The 2010 season began with modest expectations for the University of Minnesota Golden Gopher football team. It was coming off of a decent 2009 campaign, making it to a New Year's Eve bowl game, albeit in a losing effort.
Then head coach Tim Brewster reassured his "Gopher Nation" that the 2010 season would bring about new beginnings, and more importantly, more wins.
Needless to say, things didn't go exactly as planned for the Gophers. An opening weekend win versus a shorthanded Middle Tennessee State gave a glimmer of hope for things to come, but things quickly spiraled out of control from there.
After six consecutive losses, including a loss to an FCS school in South Dakota, Brewster was relieved of his coaching duties, passing the torch temporarily to Jeff Horton.
Horton performed admirably during the remainder of the season, remaining competitive to an extent, and ending the season with two conference victories: a road victory over Illinois and an impressive defeat of rival Iowa at TCF Bank Stadium.
The administration at the University of Minnesota emphasized that this was a necessary step for the program (even though that was never questioned by anyone following the program), and began a media campaign that threw out some big names and big hopes.
Athletic Director Joel Maturi consulted alumnus Tony Dungy regarding the opening, and while Dungy clearly had no interest in the position, he agreed to act as a consultant to ensure that the correct hire was made.
Names such as former Texas Tech head coach Mike Leach, current San Diego State head coach Brady Hoke, and newly unemployed Randy Shannon from the University of Miami were just a few of many that had surfaced as potential successors to Brewster, giving Gopher fans hope that a big name would resurrect the program and bring a new enthusiasm to TCF Bank Stadium.
All the dust has settled, and the university has named Northern Illinois head coach Jerry Kill as next head coach of the Golden Gopher football program. Kill's name wasn't the most publicly named option to follow in Brewster's footsteps, but now that he'll be taking the reins, it's time to figure out who Jerry Kill is.
A native of Cheney, Kansas, Kill began his head coaching career with Saginaw Valley State (Division II) in 1994, improving the squad from a six-win team in his first season to a nine-win team in his final season.
Kill spent two lackluster years at Emporia State (Division II) before moving to Division 1-AA Southern Illinois. In seven seasons with the Salukis, Kill built a respectable program, improving from a 1-10 record in his first season to a 12-2 campaign in his final season with the team.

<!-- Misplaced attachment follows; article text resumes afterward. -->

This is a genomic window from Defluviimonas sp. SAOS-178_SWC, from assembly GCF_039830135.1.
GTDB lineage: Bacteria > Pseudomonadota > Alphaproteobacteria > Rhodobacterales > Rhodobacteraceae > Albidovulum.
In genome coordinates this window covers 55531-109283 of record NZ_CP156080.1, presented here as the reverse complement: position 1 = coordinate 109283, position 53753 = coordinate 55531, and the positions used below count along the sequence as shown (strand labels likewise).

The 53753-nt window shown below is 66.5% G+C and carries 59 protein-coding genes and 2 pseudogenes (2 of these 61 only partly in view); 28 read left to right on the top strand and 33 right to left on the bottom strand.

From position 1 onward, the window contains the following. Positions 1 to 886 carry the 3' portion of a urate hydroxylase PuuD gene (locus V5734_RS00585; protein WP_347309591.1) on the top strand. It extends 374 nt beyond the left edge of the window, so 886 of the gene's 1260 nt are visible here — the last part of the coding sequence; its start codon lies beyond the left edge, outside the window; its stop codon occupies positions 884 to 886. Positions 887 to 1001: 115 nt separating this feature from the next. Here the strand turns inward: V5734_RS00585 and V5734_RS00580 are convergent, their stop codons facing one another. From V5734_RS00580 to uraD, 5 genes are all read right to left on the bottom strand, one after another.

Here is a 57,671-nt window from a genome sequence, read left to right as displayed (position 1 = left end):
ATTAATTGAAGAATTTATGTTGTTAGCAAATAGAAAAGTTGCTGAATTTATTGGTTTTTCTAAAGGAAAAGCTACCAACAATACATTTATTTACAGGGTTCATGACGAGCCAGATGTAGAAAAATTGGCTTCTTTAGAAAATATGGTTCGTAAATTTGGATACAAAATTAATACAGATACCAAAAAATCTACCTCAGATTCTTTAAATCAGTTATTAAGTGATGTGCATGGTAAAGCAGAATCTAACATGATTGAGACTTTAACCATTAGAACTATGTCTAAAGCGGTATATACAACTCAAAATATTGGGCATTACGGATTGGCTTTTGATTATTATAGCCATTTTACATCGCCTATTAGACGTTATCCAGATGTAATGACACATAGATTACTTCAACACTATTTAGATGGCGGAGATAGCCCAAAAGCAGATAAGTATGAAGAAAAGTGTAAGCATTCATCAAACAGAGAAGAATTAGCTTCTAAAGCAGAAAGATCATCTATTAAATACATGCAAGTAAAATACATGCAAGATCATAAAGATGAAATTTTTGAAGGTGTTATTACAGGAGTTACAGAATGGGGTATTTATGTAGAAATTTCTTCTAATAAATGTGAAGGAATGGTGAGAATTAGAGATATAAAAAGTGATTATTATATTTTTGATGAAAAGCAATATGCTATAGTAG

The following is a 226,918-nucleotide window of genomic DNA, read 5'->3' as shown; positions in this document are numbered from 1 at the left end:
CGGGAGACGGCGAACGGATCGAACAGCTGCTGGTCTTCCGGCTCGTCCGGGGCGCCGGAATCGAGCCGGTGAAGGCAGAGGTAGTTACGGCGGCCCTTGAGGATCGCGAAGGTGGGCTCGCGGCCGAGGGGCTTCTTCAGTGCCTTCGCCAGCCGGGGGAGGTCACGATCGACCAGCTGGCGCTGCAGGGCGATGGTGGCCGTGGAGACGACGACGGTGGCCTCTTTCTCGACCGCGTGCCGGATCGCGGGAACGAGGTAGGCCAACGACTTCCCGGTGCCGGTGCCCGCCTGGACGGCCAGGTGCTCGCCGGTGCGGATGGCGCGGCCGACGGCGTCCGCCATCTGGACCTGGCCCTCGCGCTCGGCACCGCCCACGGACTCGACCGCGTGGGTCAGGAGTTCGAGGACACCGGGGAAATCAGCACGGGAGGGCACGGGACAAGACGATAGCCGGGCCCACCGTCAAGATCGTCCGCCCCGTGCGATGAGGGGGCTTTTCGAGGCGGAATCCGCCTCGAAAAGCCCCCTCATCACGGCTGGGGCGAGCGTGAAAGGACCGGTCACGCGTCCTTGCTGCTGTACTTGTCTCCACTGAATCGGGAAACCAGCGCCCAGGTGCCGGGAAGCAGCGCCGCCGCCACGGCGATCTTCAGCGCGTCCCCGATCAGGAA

Kill accepted the position at Northern Illinois before the 2008 season, coming into a program that had finished 2-10 in 2007. In Kill's first season with NIU, Kill brought respectability to the program, finishing with a 6-7 record and earning a trip to the Independence Bowl, where they would ultimately fall to Louisiana Tech.
The 2009 season brought another year of improvement, as the Huskies finished 7-6 and earned a second straight bowl appearance, this time losing to South Florida in the Independence Bowl.
Kill's best season as a head coach may have been this year. His squad finished the regular season with a 10-3 record, including a 34-23 win at TCF Bank Stadium against Brewster and the Gophers. The team's record was good enough for a Mid-American Conference West division championship. The Huskies will play Fresno State in the Humanitarian Bowl on Dec. 18.
Kill will need to overcome his track record of futility against winning teams as he takes over the Golden Gopher program, having won only two of fourteen games against winning teams during his tenure at NIU.
As is always the case, time will tell whether or not the right decision was made. We could very well find ourselves having the same discussion three years from now after a few more seasons of futility.
Kill may not have been the most popular candidate for the head coaching job in the eyes of boosters and fans of the University, but if nothing else, the program needs stability, starting at the top. Kill has a proven track record of taking programs at their worst and returning them to respectability. Let's hope he's up to the tall task ahead of him in Minnesota.
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